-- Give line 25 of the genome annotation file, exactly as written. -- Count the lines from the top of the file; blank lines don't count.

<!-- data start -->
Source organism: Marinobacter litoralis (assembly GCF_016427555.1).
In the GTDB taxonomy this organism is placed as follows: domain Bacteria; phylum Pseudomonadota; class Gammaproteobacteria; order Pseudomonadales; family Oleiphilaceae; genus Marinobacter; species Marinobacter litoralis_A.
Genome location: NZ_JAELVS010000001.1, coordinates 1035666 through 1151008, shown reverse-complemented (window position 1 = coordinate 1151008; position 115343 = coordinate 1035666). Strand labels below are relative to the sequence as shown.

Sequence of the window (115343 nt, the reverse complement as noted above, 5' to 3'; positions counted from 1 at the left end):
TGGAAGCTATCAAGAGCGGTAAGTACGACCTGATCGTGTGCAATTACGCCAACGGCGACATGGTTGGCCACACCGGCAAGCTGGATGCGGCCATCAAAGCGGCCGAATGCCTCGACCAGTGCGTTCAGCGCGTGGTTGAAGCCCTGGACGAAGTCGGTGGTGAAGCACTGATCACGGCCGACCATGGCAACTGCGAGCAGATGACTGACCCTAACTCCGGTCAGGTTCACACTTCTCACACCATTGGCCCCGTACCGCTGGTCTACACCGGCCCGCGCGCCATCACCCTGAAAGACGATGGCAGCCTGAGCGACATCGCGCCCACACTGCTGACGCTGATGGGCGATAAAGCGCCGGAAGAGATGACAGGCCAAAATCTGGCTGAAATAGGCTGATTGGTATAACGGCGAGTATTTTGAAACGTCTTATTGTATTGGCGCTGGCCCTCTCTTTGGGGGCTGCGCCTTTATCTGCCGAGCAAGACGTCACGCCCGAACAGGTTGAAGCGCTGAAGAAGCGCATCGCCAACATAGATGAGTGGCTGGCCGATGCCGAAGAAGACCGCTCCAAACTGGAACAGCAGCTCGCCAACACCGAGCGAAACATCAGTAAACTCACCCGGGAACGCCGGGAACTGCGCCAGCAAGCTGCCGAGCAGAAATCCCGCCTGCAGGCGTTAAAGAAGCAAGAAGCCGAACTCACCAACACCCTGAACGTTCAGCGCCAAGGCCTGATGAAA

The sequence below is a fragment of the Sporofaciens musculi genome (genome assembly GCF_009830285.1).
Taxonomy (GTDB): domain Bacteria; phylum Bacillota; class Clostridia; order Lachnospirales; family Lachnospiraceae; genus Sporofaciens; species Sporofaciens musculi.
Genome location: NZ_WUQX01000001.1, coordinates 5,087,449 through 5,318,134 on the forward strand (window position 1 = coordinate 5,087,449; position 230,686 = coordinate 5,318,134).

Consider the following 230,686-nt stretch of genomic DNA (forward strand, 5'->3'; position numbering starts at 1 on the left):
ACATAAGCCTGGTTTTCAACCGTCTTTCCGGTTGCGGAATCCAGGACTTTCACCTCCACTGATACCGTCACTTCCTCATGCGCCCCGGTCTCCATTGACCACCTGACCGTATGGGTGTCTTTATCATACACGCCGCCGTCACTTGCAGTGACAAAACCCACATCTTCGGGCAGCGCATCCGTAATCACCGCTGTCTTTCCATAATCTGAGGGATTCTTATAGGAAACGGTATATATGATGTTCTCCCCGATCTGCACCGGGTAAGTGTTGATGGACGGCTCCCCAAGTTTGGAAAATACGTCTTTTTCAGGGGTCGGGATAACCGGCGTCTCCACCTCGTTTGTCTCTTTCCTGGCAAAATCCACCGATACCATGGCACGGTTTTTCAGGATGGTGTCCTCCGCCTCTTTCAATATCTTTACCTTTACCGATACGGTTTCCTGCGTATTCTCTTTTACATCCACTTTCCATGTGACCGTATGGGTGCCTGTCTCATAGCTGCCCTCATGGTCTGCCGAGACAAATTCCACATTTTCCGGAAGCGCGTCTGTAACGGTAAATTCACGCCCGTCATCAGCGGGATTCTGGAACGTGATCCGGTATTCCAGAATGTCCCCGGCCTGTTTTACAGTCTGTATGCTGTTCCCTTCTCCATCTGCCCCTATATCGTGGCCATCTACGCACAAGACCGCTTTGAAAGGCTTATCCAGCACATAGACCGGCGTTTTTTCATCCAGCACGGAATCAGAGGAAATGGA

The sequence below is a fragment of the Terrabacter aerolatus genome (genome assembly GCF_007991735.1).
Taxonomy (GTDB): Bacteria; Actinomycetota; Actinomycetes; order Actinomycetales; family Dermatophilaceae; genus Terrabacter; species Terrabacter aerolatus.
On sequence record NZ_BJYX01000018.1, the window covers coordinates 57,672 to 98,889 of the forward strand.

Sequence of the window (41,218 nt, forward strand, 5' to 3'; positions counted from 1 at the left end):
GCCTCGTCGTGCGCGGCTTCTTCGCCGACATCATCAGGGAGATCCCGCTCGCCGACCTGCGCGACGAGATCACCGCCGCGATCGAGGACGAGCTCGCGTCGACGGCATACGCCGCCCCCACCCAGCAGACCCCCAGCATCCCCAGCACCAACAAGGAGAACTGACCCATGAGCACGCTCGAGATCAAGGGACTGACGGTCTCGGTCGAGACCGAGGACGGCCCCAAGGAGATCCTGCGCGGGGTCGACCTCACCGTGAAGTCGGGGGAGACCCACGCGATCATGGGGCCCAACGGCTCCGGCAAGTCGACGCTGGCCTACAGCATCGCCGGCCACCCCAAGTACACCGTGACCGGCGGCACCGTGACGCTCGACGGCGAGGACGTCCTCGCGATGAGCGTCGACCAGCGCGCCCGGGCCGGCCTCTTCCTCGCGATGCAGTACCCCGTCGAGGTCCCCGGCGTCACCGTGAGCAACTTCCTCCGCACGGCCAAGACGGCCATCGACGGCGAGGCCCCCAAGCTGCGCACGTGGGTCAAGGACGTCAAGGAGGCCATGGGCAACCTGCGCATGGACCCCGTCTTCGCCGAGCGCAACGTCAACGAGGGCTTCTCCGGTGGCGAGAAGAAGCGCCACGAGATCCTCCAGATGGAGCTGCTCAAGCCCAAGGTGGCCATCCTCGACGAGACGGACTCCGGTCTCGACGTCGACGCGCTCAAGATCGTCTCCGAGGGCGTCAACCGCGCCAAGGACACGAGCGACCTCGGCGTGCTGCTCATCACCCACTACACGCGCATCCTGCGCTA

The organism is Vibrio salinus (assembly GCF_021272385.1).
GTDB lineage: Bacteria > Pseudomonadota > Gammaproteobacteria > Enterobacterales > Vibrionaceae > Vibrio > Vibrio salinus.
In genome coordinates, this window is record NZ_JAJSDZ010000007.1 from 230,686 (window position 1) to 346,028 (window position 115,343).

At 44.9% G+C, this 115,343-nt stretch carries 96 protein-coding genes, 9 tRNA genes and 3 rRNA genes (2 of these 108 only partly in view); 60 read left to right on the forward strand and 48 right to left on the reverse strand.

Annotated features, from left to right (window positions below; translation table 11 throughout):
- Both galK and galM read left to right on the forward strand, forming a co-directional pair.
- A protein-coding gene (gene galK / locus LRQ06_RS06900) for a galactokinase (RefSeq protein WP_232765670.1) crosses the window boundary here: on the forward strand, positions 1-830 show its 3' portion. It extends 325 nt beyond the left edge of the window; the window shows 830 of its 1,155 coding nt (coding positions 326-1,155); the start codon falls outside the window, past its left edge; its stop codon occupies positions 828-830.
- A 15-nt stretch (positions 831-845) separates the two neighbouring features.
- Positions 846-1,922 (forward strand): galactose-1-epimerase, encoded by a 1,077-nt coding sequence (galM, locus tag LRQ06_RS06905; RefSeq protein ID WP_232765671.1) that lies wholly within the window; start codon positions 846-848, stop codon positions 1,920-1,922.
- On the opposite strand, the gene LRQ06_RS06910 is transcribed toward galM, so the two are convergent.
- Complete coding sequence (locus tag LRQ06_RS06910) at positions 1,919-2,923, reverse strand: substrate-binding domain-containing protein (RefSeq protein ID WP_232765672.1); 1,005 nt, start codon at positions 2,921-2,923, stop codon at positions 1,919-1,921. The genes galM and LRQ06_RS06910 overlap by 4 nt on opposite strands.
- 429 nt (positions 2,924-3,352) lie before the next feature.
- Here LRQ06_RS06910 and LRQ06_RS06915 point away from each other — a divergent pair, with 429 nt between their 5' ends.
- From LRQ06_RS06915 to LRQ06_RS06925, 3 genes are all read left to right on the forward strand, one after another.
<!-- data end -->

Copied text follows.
- On the opposite strand, the gene LRQ06_RS06910 is transcribed toward galM, so the two are convergent.